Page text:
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2002 Kawai 5' GM-10 vs. 1984 Yamaha 52" U3
#3028596 09/24/20 01:48 PM
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I found local listings of a $5000 2002 Kawai 5' GM-10 and a $2000 1984 Yamaha 52" U3. I am having a hard time choosing between them. While I love the young age of the Kawai and its quicker action, the Yamaha looks like a great deal to me.

To make things more complicated, I also found a $4500 1979 Kawai Black Grand KG2C 5’10” and a $3500 1979 Kawai Black Grand KG3C 6’.

Which one would you guys pick? Please advise. Thank you so much! =]

Re: 2002 Kawai 5' GM-10 vs. 1984 Yamaha 52" U3
BlueberryTea #3028601 09/24/20 01:55 PM
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It's really, really hard to compare a grand and an upright.... Have you played any of theses instruments?

I owned uprights (three different one) for 19ish years until last year when I finally bought a grand piano. I very, very much prefer grands to uprights, and so my first instinct is to say the Kawai GM10, but that is a very small grand (and I personally don't like the Kawai action)....

Having said that, a Yamaha U3 from 1984 is over 35 years old.... at minimum, you'll want to have it inspected by a tech (as you will any used piano).

Also, maybe take a pass on the 1979 grands as well....

These are just my gut-level reactions.

But you haven't said:
1) your budget
2) where the piano will go in your home
3) your musical goals/experience


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Re: 2002 Kawai 5' GM-10 vs. 1984 Yamaha 52" U3
BlueberryTea #3028611 09/24/20 02:29 PM
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The 5' ft Kawai is quite a few years younger ,so yes tempting .I have tried the new Kawai GL10 which is that size .So yes it probably is quite a soft piano and is a good substitute for a 48" upright with a grand action.The new GL 10 has quite a mellow tone.
The U3 (1984) will have a bigger tone and no doubt a far better bass, but it also has "its years".I do not think I would buy a piano from 1979 unless I can have it restored.
It also depends on the condition of the pianos and also your age. Do you need a piano that will last for many years.
Or perhaps we should not consider our ages when we decide on the age of the piano we buy. We never did as we bought a new piano which no doubt will out last us by many years.

Re: 2002 Kawai 5' GM-10 vs. 1984 Yamaha 52" U3
BlueberryTea #3028618 09/24/20 02:43 PM
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The larger KG grands are what I would consider.


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Re: 2002 Kawai 5' GM-10 vs. 1984 Yamaha 52" U3
ShiroKuro #3028619 09/24/20 02:50 PM
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Thanks for all your advice!

I haven't yet play on these pianos. I'd be test driving them this weekend.

The new Yamaha uprights are too bright to my taste; like they are grilled. Yet, I like the rounder sound of the older Yamaha U3s. I like Kawai's mellow sound. That's why I am looking into the Kawai GM10; its young age is really attractive.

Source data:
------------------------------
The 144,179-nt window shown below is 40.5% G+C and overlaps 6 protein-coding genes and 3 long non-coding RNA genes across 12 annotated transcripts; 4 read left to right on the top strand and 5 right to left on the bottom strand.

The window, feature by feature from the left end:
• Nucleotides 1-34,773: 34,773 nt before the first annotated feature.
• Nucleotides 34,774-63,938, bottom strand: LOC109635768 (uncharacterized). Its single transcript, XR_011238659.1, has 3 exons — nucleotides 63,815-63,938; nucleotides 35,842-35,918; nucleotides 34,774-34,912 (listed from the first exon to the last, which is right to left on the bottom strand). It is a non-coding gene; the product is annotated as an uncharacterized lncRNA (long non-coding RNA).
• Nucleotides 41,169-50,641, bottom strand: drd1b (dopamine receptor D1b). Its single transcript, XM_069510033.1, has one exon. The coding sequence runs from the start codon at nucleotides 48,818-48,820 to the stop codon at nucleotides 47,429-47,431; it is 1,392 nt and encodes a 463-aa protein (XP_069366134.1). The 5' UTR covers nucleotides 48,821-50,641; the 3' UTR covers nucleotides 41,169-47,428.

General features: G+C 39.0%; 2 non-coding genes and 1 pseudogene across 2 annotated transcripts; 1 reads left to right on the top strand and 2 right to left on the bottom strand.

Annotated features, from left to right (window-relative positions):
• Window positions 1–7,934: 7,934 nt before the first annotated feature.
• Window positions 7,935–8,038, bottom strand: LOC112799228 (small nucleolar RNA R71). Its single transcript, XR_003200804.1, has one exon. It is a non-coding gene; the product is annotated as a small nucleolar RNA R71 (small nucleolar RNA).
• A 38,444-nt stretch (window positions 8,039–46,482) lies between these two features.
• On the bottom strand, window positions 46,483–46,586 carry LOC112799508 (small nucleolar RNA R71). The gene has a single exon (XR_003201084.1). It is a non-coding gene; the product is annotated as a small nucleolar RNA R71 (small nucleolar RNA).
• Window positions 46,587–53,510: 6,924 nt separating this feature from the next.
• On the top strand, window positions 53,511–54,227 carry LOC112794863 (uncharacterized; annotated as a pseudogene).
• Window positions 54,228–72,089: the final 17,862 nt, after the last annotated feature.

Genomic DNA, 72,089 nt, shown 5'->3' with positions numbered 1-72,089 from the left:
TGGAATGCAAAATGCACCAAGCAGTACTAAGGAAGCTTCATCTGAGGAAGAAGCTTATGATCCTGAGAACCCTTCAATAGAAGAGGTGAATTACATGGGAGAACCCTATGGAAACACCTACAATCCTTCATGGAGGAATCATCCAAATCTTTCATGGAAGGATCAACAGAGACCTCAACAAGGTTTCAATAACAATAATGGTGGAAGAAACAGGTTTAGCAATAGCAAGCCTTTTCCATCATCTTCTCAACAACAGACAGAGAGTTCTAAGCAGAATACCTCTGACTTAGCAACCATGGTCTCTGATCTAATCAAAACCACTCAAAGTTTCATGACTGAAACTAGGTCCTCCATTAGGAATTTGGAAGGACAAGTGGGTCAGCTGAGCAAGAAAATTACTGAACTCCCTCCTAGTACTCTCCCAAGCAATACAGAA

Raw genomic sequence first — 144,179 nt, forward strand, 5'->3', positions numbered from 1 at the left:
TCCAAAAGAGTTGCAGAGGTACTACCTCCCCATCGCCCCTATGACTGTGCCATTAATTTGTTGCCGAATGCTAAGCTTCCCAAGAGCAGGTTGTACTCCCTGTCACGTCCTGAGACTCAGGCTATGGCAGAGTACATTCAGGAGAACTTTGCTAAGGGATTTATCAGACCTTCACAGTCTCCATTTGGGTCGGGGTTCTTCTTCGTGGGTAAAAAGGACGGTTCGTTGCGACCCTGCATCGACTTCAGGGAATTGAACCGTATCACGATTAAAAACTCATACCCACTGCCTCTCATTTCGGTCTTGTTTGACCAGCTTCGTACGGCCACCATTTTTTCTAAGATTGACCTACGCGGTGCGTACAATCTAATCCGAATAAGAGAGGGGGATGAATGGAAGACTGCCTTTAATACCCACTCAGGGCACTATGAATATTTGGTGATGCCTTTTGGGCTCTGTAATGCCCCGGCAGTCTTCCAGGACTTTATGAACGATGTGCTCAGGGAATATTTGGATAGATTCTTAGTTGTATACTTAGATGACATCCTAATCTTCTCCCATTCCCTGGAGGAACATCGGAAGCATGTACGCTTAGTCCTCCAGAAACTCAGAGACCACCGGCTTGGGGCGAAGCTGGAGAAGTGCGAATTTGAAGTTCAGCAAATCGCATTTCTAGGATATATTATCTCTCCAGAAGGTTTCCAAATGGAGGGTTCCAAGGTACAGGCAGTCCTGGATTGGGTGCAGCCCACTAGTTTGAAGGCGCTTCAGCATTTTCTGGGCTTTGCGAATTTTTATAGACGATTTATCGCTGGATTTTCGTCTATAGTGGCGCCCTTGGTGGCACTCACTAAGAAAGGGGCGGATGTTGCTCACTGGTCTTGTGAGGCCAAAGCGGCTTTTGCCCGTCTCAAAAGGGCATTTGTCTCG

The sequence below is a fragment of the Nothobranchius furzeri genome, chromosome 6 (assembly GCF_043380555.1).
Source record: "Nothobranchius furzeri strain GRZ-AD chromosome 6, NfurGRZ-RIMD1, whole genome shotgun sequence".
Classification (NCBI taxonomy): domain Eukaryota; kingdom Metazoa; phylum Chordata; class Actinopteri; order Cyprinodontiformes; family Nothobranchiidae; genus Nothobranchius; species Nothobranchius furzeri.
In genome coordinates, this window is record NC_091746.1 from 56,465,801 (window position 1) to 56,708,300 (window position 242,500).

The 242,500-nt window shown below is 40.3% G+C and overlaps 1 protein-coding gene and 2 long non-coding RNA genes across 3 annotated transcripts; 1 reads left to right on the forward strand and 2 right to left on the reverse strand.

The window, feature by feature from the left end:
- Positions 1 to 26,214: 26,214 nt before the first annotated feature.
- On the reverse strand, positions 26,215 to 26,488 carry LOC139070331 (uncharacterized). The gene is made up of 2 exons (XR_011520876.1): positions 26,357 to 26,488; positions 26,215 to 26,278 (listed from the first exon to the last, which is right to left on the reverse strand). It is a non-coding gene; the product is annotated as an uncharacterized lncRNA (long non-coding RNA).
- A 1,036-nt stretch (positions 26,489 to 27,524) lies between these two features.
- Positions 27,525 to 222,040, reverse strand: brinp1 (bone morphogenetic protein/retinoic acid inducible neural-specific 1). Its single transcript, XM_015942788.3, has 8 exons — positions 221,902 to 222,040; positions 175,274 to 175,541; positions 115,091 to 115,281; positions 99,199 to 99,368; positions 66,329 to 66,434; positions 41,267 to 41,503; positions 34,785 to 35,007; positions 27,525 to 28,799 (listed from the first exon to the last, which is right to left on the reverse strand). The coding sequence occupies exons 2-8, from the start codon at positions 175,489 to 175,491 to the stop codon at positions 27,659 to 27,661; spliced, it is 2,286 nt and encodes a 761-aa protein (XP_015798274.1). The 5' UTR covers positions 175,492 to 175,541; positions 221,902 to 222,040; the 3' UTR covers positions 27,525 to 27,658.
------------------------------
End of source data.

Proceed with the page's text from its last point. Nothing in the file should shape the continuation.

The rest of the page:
Just want to pick up piano again. I can play Tchaikovsky's June Barcarolle and Chopin Etudes and Waltzes. That probably puts me on ABRSM Grade 7-8. It is unlikely that I'd improve to a point where I can play Scarlatti; if that happens, the upright won't do a good job for Scarlatti.

The piano will be sitting in my living room.

I heard that pianos are at their best tone when they are 20 years old. The Kawai GM10 is now 18 years old so I haven't missed its best yet. Yet, I feel that the U3 is too good of a deal to pass over. Do you think the U3 is a good deal at all? I heard that the Yamaha U series piano probably last 40-60 years; some even say 80 years. That U3 seems to have a lot of shelf life in it?

Re: 2002 Kawai 5' GM-10 vs. 1984 Yamaha 52" U3
BDB #3028622 09/24/20 02:55 PM
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Hi BDB,

ShiroKuro seems to think otherwise. Is there a specific reason you would consider the KG grands? Their length? Would you be worried about the age of those KG grands? Do you think those KG grands need regulation and reconditioning?

Regulation and reconditioning for grands are much more expensive than verticals. From the viewpoint of maintenance, maybe U3 is worthy?

Doesn't the young age of GM-10 seem attractive to you?

Re: 2002 Kawai 5' GM-10 vs. 1984 Yamaha 52" U3
BlueberryTea #3028627 09/24/20 03:09 PM
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If you've reached a level where you're playing Chopin Etudes comfortably, you may find the smaller sound on the GM-10 somewhat uninspiring, whilst the others may not have much life left in them if you practice intensively everyday. That said, if the KG3C is in good nick, I'd give that serious consideration.

If you like Kawai's sound, have you considered their hybrid models like the NV5?

Just a little psychology tip: I wouldn't get too hung up on wondering if any of them are good deals before you've actually played them, as the last thing you'd want is to convince yourself it's a great deal, when it actually turns out to be an inert heap of nothingness, but you struggle to see that as you've already convinced yourself that it's a great deal.

Last edited by piano897; 09/24/20 03:15 PM.
Re: 2002 Kawai 5' GM-10 vs. 1984 Yamaha 52" U3
BlueberryTea #3028629 09/24/20 03:18 PM
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Originally Posted by BlueberryTea
The new Yamaha uprights are too bright to my taste; like they are grilled. Yet, I like the rounder sound of the older Yamaha U3s. I like Kawai's mellow sound. That's why I am looking into the Kawai GM10; its young age is really attractive.

Pianos get brighter with use as the hammers get harder from the felt being compacted. The difference you're hearing in the older U3s could very much be due to voicing rather than any design differences. I'm not sure but I'm not aware of any trend in Yamaha towards making their pianos brighter over the years. They've always been on the brighter side.

Originally Posted by BlueberryTea
Just want to pick up piano again. I can play Tchaikovsky's June Barcarolle and Chopin Etudes and Waltzes. That probably puts me on ABRSM Grade 7-8. It is unlikely that I'd improve to a point where I can play Scarlatti; if that happens, the upright won't do a good job for Scarlatti.
Can play or can play well? Years of experience is probably more relevant, but I guess the details don't matter too much for this discussion.
Why do you feel like the upright won't do a good job for Scarlatti?

Originally Posted by BlueberryTea